Bruce Banner drifts into another town to find another mystery. Five people have died with no apparent cause. The town is baffled, with some attributing the deaths to “grief.” Bruce can’t help but investigate in the hopes that the Immortal Hulk can be put to good use. The trail leads him to the first death, a young man fresh out of high school who has a scientist father. Bruce looks for that scientist father.
Immortal Hulk impresses once again with a thematically tight issue able to stay focused on its driving narrative without tangent or interruption. No guest stars, no conspiracies; this is just the Hulk stumbling across a tragedy and searching for the cause.
This book has the potential to be Marvel’s new best title and being able to say that on #2 is impressive. It leans into the horror far better than one could have expected from a modern Hulk title. It presents small town tragedy and intrigue, cautionary tales of normal people giving into fear or anger, and the Immortal Hulk doling out brutal justice as necessary.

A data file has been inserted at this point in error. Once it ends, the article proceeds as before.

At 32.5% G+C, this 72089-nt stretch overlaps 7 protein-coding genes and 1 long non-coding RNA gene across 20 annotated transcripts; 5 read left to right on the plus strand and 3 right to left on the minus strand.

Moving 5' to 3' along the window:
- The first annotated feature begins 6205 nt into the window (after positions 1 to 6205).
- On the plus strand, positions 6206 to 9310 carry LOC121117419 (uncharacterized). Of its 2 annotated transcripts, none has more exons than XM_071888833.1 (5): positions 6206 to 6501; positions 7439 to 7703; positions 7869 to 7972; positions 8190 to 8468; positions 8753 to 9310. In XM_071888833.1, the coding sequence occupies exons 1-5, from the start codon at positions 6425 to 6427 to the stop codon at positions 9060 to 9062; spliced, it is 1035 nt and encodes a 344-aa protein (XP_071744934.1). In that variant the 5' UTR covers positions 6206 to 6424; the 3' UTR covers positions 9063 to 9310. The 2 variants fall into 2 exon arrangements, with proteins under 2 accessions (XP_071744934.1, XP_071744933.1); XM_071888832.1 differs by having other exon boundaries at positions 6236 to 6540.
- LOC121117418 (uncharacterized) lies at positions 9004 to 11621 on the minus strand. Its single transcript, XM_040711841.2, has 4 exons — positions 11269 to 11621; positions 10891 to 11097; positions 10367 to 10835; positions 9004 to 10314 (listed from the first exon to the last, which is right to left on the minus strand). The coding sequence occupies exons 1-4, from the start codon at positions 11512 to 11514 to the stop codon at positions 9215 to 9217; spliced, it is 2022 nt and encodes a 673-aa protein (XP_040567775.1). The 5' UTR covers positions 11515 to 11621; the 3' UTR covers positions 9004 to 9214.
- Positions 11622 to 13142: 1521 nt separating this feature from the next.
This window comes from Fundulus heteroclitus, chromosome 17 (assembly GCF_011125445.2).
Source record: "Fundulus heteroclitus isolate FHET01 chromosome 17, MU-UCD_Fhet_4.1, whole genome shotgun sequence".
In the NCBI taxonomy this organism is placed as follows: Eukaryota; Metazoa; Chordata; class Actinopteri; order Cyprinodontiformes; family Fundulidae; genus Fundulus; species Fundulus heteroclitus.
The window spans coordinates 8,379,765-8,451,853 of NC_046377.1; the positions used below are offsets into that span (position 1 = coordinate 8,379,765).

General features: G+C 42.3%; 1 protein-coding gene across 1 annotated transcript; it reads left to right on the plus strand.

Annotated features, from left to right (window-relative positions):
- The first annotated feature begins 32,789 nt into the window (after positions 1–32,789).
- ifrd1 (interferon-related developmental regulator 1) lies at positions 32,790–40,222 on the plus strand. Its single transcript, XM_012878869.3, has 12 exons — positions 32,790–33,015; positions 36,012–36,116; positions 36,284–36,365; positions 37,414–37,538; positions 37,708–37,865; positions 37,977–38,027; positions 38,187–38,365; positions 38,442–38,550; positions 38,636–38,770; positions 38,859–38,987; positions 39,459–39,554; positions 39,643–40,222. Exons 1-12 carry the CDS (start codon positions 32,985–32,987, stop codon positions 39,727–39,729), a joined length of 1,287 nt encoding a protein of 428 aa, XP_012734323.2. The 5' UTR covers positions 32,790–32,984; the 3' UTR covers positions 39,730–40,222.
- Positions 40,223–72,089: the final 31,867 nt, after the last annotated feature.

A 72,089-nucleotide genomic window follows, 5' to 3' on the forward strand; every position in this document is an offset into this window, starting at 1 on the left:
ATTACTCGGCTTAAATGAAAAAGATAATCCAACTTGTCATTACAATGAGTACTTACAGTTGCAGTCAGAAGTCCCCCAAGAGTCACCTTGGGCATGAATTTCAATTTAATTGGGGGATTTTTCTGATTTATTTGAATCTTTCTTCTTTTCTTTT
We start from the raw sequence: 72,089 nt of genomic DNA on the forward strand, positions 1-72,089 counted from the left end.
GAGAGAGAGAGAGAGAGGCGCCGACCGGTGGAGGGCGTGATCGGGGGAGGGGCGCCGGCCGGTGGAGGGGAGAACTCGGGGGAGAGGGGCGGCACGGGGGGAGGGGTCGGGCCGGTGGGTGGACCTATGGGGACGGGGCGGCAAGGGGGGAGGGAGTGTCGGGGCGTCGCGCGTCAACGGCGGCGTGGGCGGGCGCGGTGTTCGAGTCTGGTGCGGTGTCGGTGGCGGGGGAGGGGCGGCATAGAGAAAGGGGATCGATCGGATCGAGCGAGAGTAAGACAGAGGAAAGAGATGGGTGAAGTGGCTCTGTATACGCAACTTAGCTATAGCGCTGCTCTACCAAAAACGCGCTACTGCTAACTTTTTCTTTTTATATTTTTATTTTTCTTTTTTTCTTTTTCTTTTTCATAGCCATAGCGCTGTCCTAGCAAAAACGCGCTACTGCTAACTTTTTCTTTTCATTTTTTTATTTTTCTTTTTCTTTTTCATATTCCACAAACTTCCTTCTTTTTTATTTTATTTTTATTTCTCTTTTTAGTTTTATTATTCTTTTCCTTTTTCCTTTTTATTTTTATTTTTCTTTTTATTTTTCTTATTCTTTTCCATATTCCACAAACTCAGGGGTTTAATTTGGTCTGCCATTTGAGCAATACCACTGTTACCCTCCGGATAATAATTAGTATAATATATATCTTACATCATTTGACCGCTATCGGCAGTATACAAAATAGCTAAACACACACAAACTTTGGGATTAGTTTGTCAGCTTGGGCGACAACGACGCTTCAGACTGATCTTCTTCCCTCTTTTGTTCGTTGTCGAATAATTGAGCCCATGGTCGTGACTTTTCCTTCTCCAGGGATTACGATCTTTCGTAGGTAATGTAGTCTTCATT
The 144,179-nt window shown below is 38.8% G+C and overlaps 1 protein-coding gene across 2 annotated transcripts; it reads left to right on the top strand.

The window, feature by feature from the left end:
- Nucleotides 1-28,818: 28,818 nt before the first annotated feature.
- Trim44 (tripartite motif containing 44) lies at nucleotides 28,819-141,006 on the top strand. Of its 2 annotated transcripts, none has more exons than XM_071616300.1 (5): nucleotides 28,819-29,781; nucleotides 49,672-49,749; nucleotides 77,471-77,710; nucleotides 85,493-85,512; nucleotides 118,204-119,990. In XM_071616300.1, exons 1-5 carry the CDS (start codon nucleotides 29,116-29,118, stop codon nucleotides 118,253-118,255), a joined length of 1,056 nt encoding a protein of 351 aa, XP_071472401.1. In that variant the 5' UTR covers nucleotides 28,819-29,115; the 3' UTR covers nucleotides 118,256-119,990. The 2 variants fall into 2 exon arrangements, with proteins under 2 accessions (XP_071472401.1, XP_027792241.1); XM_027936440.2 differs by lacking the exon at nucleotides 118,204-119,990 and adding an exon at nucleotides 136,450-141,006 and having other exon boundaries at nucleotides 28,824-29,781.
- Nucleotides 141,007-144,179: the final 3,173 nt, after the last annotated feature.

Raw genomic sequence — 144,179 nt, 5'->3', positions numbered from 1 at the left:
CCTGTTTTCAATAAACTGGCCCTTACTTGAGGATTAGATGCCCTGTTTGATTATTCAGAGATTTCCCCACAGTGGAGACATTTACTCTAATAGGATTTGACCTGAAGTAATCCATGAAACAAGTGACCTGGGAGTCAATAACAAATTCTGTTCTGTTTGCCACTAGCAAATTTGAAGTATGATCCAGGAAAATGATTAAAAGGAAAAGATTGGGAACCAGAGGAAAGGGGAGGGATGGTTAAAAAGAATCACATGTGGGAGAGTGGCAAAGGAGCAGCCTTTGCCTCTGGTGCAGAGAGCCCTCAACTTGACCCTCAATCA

The target of Hulk’s justice this time is a man who simply wanted to save he and his son from the cold oblivion of death. He wasn’t cruel or malicious; he took a gamble, lost, and spiraled in the fallout.
The idea of a “Walking Ghost Syndrome” of radiation poisoning is a metaphorical theme the comic plays with, and it pays off impressively as the story progresses.
Joe Bennett maintains high artistic fidelity through this issue too, giving the world extensive detailing and knowing how to layer on the unnerving imagery where appropriate. The death of the scientist’s son genuinely caught me off guard, and it was done without a drop of blood (I think, hard to tell). The return of Hulk’s massive brow is something that tickles me too. Paul Mounts keeps things dower with a more grounded color palette that leans on the darker side. That is, of course, when things don’t go green.
Immortal Hulk #2 shows a remarkable storytelling acumen from the talented Al Ewing. He’s impressed me before with Mighty Avengers and Ultimates, but Immortal Hulk may be his finest work yet. The plot is tight, the theme is consistent, and Bennet, Ruy Jose, and Mounts keep things looking great. This one earns a strong recommendation. Give it a read.
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